Manuel Odendahl bio photo

Manuel Odendahl




In the past few weeks, I have decided to learn about mixing in a serious manner. A professional mixer on IRC recommend the puremix website, which has a lot of mixing walkthroughs by seasoned professionals. The first thing I realized was how subtle their adjustments and approach to mixing were, in contrast to electronic music oriented tutorials (or my own approach, for that matter) on youtube.

I always thought that watching professional do their job is one of the best ways to learn about the overall approach, and to guide you towards a solid understanding / feel of the topic you want to learn. The details can be learnt from tutorials and books and manuals, but seeing someone adjust a vocal for 3 minutes knowing exactly what they are going for shows you a lot more. It shows you how fast people work, how precise their understanding of the matter is, what they actually don’t care about or fret about.

I have been for now following along the mix (you can download the raw stems for most of them), trying to hear what the tutor is doing, and emulating it with my own set of plugins. That has taught me how to listen for certain things (in terms of position in the mix, in terms of openness, steadiness, things I never really noticed before).

After going through the mix once, I usually go through it a second time, again following what the tutor is doing, now able to focus not so much on learning plugins / spending time to educate my hearing, but this time going more for the feel and trying to understand the bigger picture. At this point I may try different plugins, and maybe try to deviate from the tutor’s approch.

Finally, and this is a point I haven’t gotten to, is start entirely from scratch, without referencing the video itself, but only the final result, try to recreate the result. I understand that this is all for the sake of learning, and I should of course try to establish my own mixing approaches and taste. However, first it is not really the style of music I listen to nor care about (pop / rock / rap / country), but I also feel that I don’t have the ear training nor the necessary skills yet.

I must say that puremix has been fantastic, and I learnt a tremendous amount, probably the most knowledge I ever got about music production / mixing since I started. I can heartily recommend it.

Another resource that I have been using to get better ear training is the Technical Ear Trainer. There are bunch of different tasks (reverb, distortion, compression, expansion, EQ), and you have to guess / match the different effects on source material of your choice. It is all implemented in webaudio and a very nice and fluid website. On the other hand, I am thinking of building a simple website where you can upload material to blind test, since it is very easy to be fooled by level changes / UIs / knowledge about what is currently happening. I plan on adding the possibility to upload screenshots showing the preset of the different plugins, and also have the website try to cheat yourself by for example switching up the screenshot for a specific audio track (of course it would tell you at the end). Another idea would be to propose possible answers, along with “None of the above”.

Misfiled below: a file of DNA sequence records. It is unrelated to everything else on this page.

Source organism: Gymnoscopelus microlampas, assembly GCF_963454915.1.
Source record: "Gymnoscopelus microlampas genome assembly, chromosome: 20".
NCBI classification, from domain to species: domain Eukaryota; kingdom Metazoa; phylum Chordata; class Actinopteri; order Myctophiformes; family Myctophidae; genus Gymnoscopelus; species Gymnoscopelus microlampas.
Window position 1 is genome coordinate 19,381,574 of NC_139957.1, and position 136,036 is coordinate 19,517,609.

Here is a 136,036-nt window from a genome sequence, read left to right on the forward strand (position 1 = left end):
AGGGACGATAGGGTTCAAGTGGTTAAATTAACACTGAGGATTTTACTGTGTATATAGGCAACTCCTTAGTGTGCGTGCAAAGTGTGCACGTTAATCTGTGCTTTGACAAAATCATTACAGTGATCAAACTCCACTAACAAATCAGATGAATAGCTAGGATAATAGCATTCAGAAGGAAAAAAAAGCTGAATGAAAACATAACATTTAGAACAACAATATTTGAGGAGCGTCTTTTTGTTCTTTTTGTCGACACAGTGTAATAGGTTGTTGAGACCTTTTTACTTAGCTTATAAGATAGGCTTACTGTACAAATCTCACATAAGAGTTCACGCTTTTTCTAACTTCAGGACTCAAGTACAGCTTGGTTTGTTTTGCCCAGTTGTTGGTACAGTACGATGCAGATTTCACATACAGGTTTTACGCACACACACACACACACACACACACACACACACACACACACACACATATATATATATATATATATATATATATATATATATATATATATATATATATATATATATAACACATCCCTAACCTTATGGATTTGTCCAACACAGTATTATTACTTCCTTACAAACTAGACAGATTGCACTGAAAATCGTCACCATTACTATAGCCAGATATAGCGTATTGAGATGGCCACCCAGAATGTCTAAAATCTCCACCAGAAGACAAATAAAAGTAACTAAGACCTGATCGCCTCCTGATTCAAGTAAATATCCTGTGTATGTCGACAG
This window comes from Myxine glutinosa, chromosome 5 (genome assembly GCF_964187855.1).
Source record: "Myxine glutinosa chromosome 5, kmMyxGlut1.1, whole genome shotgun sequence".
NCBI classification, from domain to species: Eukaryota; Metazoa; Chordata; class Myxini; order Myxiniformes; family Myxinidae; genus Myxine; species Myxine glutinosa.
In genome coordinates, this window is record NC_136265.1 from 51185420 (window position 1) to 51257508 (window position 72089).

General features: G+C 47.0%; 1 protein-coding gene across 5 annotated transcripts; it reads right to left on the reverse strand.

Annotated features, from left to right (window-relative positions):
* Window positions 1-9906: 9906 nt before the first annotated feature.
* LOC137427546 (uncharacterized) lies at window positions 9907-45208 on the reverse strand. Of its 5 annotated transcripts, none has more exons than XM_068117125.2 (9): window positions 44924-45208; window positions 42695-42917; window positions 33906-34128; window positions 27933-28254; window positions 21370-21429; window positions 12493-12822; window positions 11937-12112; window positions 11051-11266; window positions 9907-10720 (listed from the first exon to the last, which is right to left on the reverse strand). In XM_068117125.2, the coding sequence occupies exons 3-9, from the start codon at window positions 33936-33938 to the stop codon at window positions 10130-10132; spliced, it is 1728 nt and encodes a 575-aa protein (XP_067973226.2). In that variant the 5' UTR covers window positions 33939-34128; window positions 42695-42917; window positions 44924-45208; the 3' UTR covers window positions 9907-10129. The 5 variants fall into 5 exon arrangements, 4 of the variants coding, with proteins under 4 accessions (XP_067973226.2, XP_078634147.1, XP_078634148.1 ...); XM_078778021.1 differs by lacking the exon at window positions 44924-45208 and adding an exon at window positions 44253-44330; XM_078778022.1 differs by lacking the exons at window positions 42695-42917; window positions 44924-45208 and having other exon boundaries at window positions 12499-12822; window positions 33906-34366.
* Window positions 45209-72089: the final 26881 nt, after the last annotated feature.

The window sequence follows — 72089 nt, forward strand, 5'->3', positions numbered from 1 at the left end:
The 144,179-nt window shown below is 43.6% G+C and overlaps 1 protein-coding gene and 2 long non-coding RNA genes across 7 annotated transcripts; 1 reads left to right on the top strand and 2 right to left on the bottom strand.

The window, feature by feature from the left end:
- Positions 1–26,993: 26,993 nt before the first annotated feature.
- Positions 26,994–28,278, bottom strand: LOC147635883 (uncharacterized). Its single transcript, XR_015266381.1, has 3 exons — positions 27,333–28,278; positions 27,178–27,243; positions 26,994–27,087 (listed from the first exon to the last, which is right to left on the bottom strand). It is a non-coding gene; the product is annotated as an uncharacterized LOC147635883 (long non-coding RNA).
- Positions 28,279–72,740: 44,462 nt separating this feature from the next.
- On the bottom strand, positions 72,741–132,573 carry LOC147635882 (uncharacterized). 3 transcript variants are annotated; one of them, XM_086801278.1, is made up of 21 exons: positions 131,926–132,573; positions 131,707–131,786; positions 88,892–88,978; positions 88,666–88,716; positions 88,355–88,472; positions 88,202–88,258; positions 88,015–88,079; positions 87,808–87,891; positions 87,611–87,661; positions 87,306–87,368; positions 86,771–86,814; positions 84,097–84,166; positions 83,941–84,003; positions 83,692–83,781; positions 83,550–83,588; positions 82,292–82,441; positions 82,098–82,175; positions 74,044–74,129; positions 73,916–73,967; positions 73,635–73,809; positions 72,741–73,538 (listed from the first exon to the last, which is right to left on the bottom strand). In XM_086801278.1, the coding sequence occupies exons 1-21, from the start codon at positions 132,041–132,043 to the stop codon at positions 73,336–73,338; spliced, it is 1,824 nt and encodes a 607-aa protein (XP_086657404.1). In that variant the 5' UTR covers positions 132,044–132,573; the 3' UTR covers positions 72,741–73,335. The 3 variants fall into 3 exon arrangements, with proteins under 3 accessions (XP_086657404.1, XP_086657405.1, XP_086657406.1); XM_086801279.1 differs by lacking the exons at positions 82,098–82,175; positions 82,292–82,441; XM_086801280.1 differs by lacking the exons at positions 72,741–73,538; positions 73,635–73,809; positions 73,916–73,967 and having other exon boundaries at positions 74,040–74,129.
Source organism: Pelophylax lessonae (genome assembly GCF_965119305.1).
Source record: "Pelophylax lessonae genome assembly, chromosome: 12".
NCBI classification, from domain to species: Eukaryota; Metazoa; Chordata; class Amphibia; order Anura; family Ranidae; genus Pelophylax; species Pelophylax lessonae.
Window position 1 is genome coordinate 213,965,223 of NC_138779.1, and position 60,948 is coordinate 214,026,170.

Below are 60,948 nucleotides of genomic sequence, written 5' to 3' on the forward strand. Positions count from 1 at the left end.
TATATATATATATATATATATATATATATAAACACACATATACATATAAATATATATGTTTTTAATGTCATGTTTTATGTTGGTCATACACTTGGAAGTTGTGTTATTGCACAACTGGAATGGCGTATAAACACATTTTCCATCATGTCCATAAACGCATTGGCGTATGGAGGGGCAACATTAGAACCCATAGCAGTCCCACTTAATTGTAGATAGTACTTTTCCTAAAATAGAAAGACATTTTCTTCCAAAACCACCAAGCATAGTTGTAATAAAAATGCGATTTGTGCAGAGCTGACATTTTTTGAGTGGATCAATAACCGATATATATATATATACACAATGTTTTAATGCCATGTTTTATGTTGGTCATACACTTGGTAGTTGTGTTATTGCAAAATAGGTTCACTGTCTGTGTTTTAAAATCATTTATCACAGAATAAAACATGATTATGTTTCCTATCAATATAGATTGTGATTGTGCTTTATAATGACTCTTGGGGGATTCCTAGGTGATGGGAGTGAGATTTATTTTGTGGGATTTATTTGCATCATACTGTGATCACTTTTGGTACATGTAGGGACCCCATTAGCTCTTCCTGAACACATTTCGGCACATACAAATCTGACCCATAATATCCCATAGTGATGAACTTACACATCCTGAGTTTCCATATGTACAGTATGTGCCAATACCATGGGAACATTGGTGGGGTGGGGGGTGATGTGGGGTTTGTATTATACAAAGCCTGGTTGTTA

Mixing explorations

In the course of learning about mixing, I discovered the difference between analog modelling plugins and their cleaner “digital” counterparts. I have really learnt to love the NI premium tube and Solid/Enhanced series, and they are now my go to compressors (on the EQ side, I started using a mix of clinical EQs and the more flavourful pultec and manley emulations).

On the recommendation of a few people on IRC, I got a couple of compressor and distortion plugins to learn more and have a wider arsenal. These plugins are SDDR, a saturation plugin with 4 different saturation models, and overall fairly subtle, DC8C, which is a very customizable compressor, exposing simple controls in an EASY mode, and a crazy amount of knobs in its advanced mode, MJUC, a tube compressor plugin that is absolutely fantastic, and that is now one of my go-to bus and buss compressor plugins. Finally, I got Disto by sknote, but I haven’t used it much yet, and the channel strips and CTC-1 console shapers by presonus, which I haven’t used much either.

I will try to do a more comprehensive review and overview of all these plugins once I feel more confident and creative with my mixing skills.

Production and kontakt course

On the more musical side, I haven’t done much, since mixing has taken up most of my time and energy. I have however decided to try a more experimental style as a break from techno, going into a more “slow footwork” kind of style. It’s been very fun, but I have yet to figure out a general flow and track structure.

experiments in beats

There is also a Kontakt course on Kadenze which I am taking, since I don’t know much about Kontakt and sampling at all, besides loading the odd one shot / sliced beat into the maschine samplers. The course is led by Loudon Stearns. I already took the synthesis course he is teaching last year, and it’s been a lot of fun. Every session you have to create a 40 bar track, with 5 different 8 bar sections. This is very different from what I usually do, where the sections have to be fairly long for the spirit of the track. It’s a welcome change and definitely something I struggle with. Here is my track for the first week, done with only instruments from the Kontakt factory library. I decided to go with a heavily distorted trip hop off balance beat.

kontakt course